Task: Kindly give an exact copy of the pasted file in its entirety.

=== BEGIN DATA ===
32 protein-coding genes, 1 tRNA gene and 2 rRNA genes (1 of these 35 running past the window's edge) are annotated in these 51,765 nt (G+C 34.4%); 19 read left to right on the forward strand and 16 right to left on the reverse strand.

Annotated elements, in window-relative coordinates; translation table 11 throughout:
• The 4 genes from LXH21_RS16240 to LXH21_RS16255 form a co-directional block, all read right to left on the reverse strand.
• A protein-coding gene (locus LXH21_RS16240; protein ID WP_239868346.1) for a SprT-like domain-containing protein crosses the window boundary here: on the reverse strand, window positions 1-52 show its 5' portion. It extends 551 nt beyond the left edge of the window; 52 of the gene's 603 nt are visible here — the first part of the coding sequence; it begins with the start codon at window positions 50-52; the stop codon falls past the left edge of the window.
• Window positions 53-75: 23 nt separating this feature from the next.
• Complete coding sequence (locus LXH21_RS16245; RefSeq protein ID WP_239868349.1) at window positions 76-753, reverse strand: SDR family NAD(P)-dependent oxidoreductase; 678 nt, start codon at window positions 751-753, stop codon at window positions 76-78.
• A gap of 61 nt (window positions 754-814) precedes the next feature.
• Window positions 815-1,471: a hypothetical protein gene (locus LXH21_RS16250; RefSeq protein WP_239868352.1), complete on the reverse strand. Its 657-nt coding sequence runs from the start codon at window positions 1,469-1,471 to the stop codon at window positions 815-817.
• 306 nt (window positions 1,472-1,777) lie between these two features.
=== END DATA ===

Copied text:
32 protein-coding genes, 1 tRNA gene and 2 rRNA genes (1 of these 35 running past the window's edge) are annotated in these 51,765 nt (G+C 34.4%); 19 read left to right on the forward strand and 16 right to left on the reverse strand.

Annotated elements, in window-relative coordinates; translation table 11 throughout:
• The 4 genes from LXH21_RS16240 to LXH21_RS16255 form a co-directional block, all read right to left on the reverse strand.
• A protein-coding gene (locus LXH21_RS16240; protein ID WP_239868346.1) for a SprT-like domain-containing protein crosses the window boundary here: on the reverse strand, window positions 1-52 show its 5' portion. It extends 551 nt beyond the left edge of the window; 52 of the gene's 603 nt are visible here — the first part of the coding sequence; it begins with the start codon at window positions 50-52; the stop codon falls past the left edge of the window.
• Window positions 53-75: 23 nt separating this feature from the next.
• Complete coding sequence (locus LXH21_RS16245; RefSeq protein ID WP_239868349.1) at window positions 76-753, reverse strand: SDR family NAD(P)-dependent oxidoreductase; 678 nt, start codon at window positions 751-753, stop codon at window positions 76-78.
• A gap of 61 nt (window positions 754-814) precedes the next feature.
• Window positions 815-1,471: a hypothetical protein gene (locus LXH21_RS16250; RefSeq protein WP_239868352.1), complete on the reverse strand. Its 657-nt coding sequence runs from the start codon at window positions 1,469-1,471 to the stop codon at window positions 815-817.
• 306 nt (window positions 1,472-1,777) lie between these two features.